AND ps1.String IN ('04','05') and ps1.FieldSeq = 0)

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Task 3 – Code (4 of 5)

/*** diagnosis not deleted ***/

and o.diagnosticser not in

(SELECT ds1.diagnosticser

FROM onco.OLdiagnosticsup ds1

WHERE ds1.PersonSer = o.PersonSer

and o.diagnosticser = ds1.diagnosticser

and ds1.identifier =

'CCRPrimaryReportingStatu'

AND ds1.String IN ('04','05') and ds1.FieldSeq = 0)) a

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Task 3 – Code (5 of 5)

/*** get patient's sex ***/

left join

(select personser

, olsex from onco.olpatient) b on a.personser=b.personser

/*** get birth date ***/

left join

(select personser

, datepart(DateOfBirth) as birth_dt format=date9.

from onco.person

where lowcase(persontype)='patient') f on a.personser=f.personser

; quit;

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62

Task 3 - Results

Sex

M

F

Total

Age at diagnosis

Under 60 60 and older

128

76

204

247

147

394

Total

375

223

598

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63

Self-join

Correlated sub-query

Outer from and where

UNION

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What is the sound of one table joining?

77 /* select candidates for babes becoming mothers */

78 proc

79 ; sql

80 create table Candidates as

81 select B1.BrthDate

82 , B1.BirthID

83 , B2.DLMBDate

84 , B2.ContctID

85 from SASDM.DelnBrth as B1 /* babes */

86 , SASDM.DelnBrth as B2 /* mums */

87 where B1.BrthDate = B2.DLMBDate;

NOTE: Table WORK.CANDIDATES created, with 855040 rows and 4 columns.

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65

Correlated Sub-query

OB/Research has data in:

Clinical ultrasound db

Maternal serum screening db

Objective: find all mothers with abnormal screening and see if the ultrasound indicated risk for restricted growth

(small baby)

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Correlated Sub-Query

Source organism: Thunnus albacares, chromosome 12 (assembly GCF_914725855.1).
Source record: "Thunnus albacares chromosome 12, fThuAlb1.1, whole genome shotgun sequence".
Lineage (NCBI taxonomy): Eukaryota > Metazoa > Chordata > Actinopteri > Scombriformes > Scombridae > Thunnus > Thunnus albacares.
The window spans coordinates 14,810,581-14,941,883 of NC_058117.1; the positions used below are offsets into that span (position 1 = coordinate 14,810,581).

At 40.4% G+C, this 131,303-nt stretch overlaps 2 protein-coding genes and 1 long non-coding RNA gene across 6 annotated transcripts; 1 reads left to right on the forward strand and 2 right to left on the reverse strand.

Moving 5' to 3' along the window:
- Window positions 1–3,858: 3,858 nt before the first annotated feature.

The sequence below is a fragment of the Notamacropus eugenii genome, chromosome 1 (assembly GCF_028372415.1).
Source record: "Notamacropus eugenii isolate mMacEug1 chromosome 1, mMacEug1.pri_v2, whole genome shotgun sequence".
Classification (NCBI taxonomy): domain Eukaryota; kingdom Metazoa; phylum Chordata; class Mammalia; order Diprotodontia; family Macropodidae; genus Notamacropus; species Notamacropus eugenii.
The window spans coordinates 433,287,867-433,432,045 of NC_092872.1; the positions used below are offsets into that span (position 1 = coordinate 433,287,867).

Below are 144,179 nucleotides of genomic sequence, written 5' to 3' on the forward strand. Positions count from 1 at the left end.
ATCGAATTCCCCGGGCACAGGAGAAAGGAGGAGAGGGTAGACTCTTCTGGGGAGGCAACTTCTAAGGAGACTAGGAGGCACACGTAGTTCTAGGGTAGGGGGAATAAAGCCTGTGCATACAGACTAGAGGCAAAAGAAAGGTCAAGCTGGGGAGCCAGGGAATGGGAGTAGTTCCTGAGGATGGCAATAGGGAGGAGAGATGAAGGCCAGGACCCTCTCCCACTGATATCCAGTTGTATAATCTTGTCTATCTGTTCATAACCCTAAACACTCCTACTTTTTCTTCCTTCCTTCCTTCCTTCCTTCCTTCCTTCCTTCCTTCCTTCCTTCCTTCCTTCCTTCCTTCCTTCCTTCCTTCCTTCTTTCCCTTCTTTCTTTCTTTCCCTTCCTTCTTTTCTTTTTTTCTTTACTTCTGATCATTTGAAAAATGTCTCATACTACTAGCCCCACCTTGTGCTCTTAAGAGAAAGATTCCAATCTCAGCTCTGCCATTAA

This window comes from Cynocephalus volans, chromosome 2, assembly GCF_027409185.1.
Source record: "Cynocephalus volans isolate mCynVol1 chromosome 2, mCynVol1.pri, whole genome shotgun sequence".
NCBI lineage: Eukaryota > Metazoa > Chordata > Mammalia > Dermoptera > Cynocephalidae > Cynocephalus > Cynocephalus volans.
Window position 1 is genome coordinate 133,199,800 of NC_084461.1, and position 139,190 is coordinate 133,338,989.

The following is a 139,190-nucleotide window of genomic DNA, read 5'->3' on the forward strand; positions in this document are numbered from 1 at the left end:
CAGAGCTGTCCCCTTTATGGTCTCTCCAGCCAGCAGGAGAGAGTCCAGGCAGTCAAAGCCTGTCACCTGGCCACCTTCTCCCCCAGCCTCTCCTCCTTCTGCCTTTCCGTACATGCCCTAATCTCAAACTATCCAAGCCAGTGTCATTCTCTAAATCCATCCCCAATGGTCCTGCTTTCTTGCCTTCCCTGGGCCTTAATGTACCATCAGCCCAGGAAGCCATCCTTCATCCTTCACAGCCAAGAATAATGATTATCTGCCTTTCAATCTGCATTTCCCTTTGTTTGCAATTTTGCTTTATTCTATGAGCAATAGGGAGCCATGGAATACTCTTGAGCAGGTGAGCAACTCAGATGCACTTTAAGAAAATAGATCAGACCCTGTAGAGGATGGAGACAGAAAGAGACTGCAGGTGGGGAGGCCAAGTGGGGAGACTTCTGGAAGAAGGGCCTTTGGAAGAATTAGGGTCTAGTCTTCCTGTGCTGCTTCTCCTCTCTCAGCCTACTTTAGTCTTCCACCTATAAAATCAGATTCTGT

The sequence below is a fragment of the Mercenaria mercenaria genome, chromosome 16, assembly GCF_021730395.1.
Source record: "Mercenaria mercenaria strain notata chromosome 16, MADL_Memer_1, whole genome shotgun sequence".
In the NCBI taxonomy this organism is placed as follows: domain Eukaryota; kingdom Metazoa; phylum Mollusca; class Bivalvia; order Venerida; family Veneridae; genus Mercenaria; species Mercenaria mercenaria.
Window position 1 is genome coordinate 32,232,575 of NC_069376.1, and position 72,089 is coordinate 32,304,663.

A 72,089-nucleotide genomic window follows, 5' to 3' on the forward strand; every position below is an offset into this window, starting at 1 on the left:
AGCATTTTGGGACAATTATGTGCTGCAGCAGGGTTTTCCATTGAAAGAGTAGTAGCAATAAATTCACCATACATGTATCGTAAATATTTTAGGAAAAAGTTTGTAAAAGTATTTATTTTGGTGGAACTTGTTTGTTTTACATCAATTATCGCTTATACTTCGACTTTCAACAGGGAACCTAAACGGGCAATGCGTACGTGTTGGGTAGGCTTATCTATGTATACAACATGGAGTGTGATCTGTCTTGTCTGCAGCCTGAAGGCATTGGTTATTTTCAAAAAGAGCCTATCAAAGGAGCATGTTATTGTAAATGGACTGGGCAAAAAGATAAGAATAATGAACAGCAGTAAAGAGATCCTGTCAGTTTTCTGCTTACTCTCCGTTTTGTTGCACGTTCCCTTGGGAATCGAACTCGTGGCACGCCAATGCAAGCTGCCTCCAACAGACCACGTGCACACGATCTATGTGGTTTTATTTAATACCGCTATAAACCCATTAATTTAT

create table Work.WithAtlee as

/* VP data only available after 2003 not

2000 */ select One18.*

/* 18-wk US */

, M.MO365/*perinatal data*/

, M.Wgt4Age

/* 45 lines omitted here */

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The Sub-Query

, M.DLPrvNND

, M.DLPrvFTD /* no such variable as IUGR in */

, M.MotherID in /* previous pregnancy - back link */

( select Prev.MotherID

from SASDM.DelnBrth as Prev

, M.DLPrvLBW

, M.Prev_PTD

where Prev.MotherID = M.MotherID

and Prev.Wgt4Age in ( 1, 2)/* pick<5th*/ and Prev.BrthDate < M.BrthDate ) as Previous_IUGR

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Outer From and Where

from Work.VP1USper18 as One18

, SASDM.Monster as M /*inner join-only want */ where (One18.ContctID = M.ContctID)

/* matches, in both databases, and linkable */ and ( M.DLDschD8 between

'01Oct2003'D and '30Sep2008'D ) )

/* 5 full years, 10/2003 on */ and ( not Major_Anom ); exclusion */

/* clarified this as complete

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For the UNION makes us strong

create table Work.NoPlace as select VS.*

, . as GA

, . as CountyNum from Work.VS_2302 as VS where VS.VS_Deaths_ID not in

( select VS_Deaths_ID from Work.FADBPlace

union

select VS_Deaths_ID from Work.NSAPDPlace ) and ( VS.Age_Code in ( 1, 2 ) ) and (BrthD8 between '01Jan2010'D and '31Dec2010'D);

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Review code, functions, operators

Recap learning objectives

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Code/Functions/Operators

 proc sql skeleton

 libname to connect to database

 pass-through to connect to database

 trunc(): an Oracle function

 to_date(): an Oracle function

 case-when: SQL statements

 is null/is not null

 wildcards: “*”, “_”

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Recap of objectives

RDB tables normalization keys: primary/foreign joins

Connecting in SAS

ODBC

Oracle client server info from IT connecting: libname vs pass-through

PROC SQL compare to datastep single table multiple tables self-joins http://support.sas.com/documentation/cdl/en/acreldb/65247/PDF/default/acreldb.pdf

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John Fahey

Biostatistician, Halifax [email protected]

Devbani Raha

Cancer Care Nova Scotia [email protected]

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Photograph taken by Ken DeBacker, 2011

SHRUG, 2014-05-02